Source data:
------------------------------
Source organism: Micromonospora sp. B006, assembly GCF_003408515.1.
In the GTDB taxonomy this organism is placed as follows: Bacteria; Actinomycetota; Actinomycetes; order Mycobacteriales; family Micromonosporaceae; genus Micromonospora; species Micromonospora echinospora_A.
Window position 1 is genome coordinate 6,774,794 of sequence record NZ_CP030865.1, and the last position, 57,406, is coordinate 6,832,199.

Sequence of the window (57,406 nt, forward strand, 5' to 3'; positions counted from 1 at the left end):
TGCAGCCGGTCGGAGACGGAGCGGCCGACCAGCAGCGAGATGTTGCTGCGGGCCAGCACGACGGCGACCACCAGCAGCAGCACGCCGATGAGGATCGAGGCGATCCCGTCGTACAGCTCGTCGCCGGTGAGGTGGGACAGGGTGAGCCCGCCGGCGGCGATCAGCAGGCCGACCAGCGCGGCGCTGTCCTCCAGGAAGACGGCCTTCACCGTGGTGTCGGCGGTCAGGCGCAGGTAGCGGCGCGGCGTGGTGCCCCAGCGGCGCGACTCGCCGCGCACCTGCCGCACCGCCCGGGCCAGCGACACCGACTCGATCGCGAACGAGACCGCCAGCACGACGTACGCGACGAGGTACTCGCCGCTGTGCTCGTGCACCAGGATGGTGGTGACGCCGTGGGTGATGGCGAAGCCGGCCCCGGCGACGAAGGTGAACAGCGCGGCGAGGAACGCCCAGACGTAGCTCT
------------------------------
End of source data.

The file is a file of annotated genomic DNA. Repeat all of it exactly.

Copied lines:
Source organism: Micromonospora sp. B006, assembly GCF_003408515.1.
In the GTDB taxonomy this organism is placed as follows: Bacteria; Actinomycetota; Actinomycetes; order Mycobacteriales; family Micromonosporaceae; genus Micromonospora; species Micromonospora echinospora_A.
Window position 1 is genome coordinate 6,774,794 of sequence record NZ_CP030865.1, and the last position, 57,406, is coordinate 6,832,199.

Sequence of the window (57,406 nt, forward strand, 5' to 3'; positions counted from 1 at the left end):
TGCAGCCGGTCGGAGACGGAGCGGCCGACCAGCAGCGAGATGTTGCTGCGGGCCAGCACGACGGCGACCACCAGCAGCAGCACGCCGATGAGGATCGAGGCGATCCCGTCGTACAGCTCGTCGCCGGTGAGGTGGGACAGGGTGAGCCCGCCGGCGGCGATCAGCAGGCCGACCAGCGCGGCGCTGTCCTCCAGGAAGACGGCCTTCACCGTGGTGTCGGCGGTCAGGCGCAGGTAGCGGCGCGGCGTGGTGCCCCAGCGGCGCGACTCGCCGCGCACCTGCCGCACCGCCCGGGCCAGCGACACCGACTCGATCGCGAACGAGACCGCCAGCACGACGTACGCGACGAGGTACTCGCCGCTGTGCTCGTGCACCAGGATGGTGGTGACGCCGTGGGTGATGGCGAAGCCGGCCCCGGCGACGAAGGTGAACAGCGCGGCGAGGAACGCCCAGACGTAGCTCT